Maria Kelly


Fuller v. Fox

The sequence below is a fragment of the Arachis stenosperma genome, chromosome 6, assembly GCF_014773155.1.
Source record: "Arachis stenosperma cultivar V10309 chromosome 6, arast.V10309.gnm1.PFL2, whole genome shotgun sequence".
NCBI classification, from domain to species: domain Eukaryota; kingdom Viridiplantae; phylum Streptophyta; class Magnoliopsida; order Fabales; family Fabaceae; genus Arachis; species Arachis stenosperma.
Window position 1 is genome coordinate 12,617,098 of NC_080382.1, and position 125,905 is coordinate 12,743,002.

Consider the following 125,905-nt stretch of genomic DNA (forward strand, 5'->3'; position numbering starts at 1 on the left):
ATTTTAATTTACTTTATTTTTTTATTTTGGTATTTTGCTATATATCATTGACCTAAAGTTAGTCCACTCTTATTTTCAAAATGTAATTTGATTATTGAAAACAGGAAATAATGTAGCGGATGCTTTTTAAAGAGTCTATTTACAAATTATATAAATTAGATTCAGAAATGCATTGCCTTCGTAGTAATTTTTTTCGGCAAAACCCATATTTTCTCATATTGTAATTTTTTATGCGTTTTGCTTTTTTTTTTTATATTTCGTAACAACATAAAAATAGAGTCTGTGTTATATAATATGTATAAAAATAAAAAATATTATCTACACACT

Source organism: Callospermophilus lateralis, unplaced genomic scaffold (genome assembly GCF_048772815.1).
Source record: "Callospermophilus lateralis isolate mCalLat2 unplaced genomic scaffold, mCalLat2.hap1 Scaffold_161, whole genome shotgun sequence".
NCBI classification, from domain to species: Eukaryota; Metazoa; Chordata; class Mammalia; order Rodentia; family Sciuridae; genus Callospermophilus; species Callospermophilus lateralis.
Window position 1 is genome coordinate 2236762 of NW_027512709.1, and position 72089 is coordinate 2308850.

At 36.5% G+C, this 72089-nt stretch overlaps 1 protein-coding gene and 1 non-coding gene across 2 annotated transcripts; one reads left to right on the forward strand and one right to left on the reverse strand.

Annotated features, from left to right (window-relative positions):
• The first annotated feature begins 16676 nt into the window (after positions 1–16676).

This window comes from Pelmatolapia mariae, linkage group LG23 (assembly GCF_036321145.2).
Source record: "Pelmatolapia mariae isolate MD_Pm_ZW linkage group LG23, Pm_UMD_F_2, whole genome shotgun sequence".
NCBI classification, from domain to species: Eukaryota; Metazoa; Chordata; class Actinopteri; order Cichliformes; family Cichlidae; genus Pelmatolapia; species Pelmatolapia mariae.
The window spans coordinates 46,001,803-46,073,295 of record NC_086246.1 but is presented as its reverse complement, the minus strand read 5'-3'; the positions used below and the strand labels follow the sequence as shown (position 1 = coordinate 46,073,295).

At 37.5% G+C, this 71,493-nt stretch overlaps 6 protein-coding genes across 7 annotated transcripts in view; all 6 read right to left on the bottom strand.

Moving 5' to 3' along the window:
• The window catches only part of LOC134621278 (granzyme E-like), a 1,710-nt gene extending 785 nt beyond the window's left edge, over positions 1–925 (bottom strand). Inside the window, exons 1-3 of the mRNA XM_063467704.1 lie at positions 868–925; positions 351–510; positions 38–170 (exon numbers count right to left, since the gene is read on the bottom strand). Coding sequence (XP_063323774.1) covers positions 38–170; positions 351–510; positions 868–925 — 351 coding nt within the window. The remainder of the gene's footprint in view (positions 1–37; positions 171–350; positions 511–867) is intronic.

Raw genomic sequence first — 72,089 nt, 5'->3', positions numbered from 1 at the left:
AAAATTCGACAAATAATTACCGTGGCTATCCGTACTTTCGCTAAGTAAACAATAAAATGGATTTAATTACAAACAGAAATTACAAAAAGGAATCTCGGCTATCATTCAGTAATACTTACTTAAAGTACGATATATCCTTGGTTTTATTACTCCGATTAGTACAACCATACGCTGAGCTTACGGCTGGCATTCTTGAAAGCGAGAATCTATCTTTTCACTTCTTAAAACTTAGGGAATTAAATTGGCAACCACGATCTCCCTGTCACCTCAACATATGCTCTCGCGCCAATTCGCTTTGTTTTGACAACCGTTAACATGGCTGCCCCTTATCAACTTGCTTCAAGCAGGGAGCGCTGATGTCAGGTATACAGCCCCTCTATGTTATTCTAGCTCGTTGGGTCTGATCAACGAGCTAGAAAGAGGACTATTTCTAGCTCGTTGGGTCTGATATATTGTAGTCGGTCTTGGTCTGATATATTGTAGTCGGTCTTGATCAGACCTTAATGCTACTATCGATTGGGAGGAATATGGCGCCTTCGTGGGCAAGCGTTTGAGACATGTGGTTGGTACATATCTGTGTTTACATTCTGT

Decorated U.S. Navy SEAL Jonathan Fuller hired solo practitioner Maria Kelly due to his ongoing head and neck pain after a rear-end crash. Two years before the crash, Jon returned from Mosul, where he was exposed to hundreds of mortar blasts, including a rocket-propelled grenade, while serving as a special operations warfare fighter. Jon had suffered dozens of concussions in service but always bounced back to defend his country. He was gearing up for his next deployment when the crash happened. However, just two months after the crash, Jon’s team leader noticed he was struggling physically and mentally. He told Jon his time was up, and he had to discharge him. Not only did Jon lose his life’s work, but he also lost his identity as a Navy SEAL. The defense threw everything at Maria. They said the driver had a sudden medical emergency at the time of the collision, so there could be no recovery for Jon. Because the driver died during the litigation, Maria had to hunt down each one of his medical records and doctors to prove there was no emergency. The defense argued his injuries were military related. The defense also argued the collision had nothing to do with Jon’s discharge because Navy doctors cleared him “Fit for Full Duty.” With a team of experts and confidential testimony from several SEALs that Maria fought hard to find in between deployments, Maria successfully proved that SEAL culture demanded Jon’s exit. Maria never once asked to mediate, because she believed Jon deserved every single penny of the available insurance policy limit. After continually fighting back, the defense finally surrendered. Once the case was resolved, Jon wrote to Maria that she had the tenacity of a bulldog. Her work changed his life.